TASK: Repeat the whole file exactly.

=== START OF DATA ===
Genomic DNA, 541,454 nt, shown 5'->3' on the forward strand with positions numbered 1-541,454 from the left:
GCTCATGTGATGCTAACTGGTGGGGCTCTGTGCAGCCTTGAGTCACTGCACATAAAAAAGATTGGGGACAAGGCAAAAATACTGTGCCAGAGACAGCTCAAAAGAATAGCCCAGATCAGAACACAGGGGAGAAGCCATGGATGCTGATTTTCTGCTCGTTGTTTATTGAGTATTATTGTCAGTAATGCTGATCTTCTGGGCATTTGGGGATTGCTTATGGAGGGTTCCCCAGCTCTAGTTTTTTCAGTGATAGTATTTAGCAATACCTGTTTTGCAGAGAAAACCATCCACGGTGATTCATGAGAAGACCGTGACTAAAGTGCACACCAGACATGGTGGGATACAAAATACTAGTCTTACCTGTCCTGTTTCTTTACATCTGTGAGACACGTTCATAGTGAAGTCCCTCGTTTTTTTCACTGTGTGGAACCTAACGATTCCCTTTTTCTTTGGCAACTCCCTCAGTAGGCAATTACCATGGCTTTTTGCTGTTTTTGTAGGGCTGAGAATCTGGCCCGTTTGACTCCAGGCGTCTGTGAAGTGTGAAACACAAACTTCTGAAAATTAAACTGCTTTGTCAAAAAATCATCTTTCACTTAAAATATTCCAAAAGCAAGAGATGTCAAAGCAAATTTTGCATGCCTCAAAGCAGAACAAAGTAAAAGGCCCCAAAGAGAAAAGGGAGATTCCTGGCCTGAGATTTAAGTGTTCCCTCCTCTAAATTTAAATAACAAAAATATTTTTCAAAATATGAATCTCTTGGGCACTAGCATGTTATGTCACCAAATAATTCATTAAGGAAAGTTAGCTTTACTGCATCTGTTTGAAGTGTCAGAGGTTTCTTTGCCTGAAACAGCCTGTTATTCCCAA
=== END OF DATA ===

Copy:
Genomic DNA, 541,454 nt, shown 5'->3' on the forward strand with positions numbered 1-541,454 from the left:
GCTCATGTGATGCTAACTGGTGGGGCTCTGTGCAGCCTTGAGTCACTGCACATAAAAAAGATTGGGGACAAGGCAAAAATACTGTGCCAGAGACAGCTCAAAAGAATAGCCCAGATCAGAACACAGGGGAGAAGCCATGGATGCTGATTTTCTGCTCGTTGTTTATTGAGTATTATTGTCAGTAATGCTGATCTTCTGGGCATTTGGGGATTGCTTATGGAGGGTTCCCCAGCTCTAGTTTTTTCAGTGATAGTATTTAGCAATACCTGTTTTGCAGAGAAAACCATCCACGGTGATTCATGAGAAGACCGTGACTAAAGTGCACACCAGACATGGTGGGATACAAAATACTAGTCTTACCTGTCCTGTTTCTTTACATCTGTGAGACACGTTCATAGTGAAGTCCCTCGTTTTTTTCACTGTGTGGAACCTAACGATTCCCTTTTTCTTTGGCAACTCCCTCAGTAGGCAATTACCATGGCTTTTTGCTGTTTTTGTAGGGCTGAGAATCTGGCCCGTTTGACTCCAGGCGTCTGTGAAGTGTGAAACACAAACTTCTGAAAATTAAACTGCTTTGTCAAAAAATCATCTTTCACTTAAAATATTCCAAAAGCAAGAGATGTCAAAGCAAATTTTGCATGCCTCAAAGCAGAACAAAGTAAAAGGCCCCAAAGAGAAAAGGGAGATTCCTGGCCTGAGATTTAAGTGTTCCCTCCTCTAAATTTAAATAACAAAAATATTTTTCAAAATATGAATCTCTTGGGCACTAGCATGTTATGTCACCAAATAATTCATTAAGGAAAGTTAGCTTTACTGCATCTGTTTGAAGTGTCAGAGGTTTCTTTGCCTGAAACAGCCTGTTATTCCCAA